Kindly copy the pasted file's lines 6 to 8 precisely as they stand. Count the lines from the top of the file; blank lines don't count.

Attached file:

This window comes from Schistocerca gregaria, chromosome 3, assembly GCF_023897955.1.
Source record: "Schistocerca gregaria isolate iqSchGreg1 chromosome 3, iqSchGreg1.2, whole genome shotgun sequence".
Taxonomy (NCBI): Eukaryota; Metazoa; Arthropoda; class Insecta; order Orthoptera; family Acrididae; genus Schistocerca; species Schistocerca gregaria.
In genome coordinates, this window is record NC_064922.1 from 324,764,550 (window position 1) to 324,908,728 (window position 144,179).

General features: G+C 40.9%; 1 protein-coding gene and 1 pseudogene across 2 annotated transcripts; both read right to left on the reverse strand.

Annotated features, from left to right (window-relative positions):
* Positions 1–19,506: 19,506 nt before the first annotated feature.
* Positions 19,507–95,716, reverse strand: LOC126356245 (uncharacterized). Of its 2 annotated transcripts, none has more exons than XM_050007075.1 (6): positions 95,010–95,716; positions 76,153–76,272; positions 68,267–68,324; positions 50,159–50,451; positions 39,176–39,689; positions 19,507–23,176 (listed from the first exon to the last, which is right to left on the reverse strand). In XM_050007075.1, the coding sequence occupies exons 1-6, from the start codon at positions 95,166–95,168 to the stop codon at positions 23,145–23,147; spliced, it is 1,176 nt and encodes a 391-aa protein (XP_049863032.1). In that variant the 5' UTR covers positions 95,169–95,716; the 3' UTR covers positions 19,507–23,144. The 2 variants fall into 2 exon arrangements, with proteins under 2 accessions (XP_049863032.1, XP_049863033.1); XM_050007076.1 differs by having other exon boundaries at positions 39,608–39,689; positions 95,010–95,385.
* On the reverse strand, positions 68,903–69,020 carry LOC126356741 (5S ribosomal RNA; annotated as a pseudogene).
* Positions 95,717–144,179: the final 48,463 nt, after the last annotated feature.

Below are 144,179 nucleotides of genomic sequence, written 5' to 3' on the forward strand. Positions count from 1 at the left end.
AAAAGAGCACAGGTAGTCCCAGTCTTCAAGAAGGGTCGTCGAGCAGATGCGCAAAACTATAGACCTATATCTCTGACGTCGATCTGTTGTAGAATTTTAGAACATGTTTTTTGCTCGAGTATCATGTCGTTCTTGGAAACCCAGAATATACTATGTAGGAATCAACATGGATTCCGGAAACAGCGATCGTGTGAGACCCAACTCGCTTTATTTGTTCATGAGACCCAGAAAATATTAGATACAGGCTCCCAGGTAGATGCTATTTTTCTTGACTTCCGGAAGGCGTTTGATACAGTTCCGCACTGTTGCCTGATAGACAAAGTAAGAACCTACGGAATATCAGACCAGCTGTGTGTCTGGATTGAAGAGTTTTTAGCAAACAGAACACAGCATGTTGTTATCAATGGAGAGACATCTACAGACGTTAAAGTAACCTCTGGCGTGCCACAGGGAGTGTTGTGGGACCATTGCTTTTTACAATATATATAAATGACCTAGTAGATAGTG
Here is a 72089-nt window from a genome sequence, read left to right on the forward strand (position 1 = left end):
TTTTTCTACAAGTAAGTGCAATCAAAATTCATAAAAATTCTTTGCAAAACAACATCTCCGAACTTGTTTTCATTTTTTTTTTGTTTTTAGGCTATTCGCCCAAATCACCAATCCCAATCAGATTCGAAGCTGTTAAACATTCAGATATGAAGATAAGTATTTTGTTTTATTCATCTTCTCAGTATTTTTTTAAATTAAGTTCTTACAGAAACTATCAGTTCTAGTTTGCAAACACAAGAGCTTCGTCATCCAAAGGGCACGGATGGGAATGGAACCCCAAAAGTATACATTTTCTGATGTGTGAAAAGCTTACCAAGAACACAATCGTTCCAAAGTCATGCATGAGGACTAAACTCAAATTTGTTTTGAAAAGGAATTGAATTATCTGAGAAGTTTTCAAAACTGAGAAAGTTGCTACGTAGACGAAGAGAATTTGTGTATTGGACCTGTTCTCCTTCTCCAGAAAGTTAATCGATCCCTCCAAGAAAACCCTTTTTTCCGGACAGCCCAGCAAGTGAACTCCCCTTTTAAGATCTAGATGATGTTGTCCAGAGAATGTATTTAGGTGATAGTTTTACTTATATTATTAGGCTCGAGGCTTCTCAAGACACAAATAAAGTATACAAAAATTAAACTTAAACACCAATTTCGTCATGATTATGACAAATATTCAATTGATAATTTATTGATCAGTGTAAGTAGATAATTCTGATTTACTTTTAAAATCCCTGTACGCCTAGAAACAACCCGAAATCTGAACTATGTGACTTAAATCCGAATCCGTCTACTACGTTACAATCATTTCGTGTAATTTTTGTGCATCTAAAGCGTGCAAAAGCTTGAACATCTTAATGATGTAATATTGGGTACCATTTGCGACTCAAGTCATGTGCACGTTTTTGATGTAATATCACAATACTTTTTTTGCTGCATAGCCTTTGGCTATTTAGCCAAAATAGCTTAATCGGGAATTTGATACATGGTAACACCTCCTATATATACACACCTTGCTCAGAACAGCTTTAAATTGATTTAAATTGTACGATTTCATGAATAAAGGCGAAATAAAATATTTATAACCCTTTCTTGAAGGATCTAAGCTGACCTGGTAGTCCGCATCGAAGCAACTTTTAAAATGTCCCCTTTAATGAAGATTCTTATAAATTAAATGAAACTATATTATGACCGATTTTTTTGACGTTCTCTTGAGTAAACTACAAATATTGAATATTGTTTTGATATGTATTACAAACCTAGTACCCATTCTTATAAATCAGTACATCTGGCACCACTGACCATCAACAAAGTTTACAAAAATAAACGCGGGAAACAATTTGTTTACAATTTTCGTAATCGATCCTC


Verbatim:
Annotated features, from left to right (window-relative positions):
* Positions 1–19,506: 19,506 nt before the first annotated feature.
* Positions 19,507–95,716, reverse strand: LOC126356245 (uncharacterized). Of its 2 annotated transcripts, none has more exons than XM_050007075.1 (6): positions 95,010–95,716; positions 76,153–76,272; positions 68,267–68,324; positions 50,159–50,451; positions 39,176–39,689; positions 19,507–23,176 (listed from the first exon to the last, which is right to left on the reverse strand). In XM_050007075.1, the coding sequence occupies exons 1-6, from the start codon at positions 95,166–95,168 to the stop codon at positions 23,145–23,147; spliced, it is 1,176 nt and encodes a 391-aa protein (XP_049863032.1). In that variant the 5' UTR covers positions 95,169–95,716; the 3' UTR covers positions 19,507–23,144. The 2 variants fall into 2 exon arrangements, with proteins under 2 accessions (XP_049863032.1, XP_049863033.1); XM_050007076.1 differs by having other exon boundaries at positions 39,608–39,689; positions 95,010–95,385.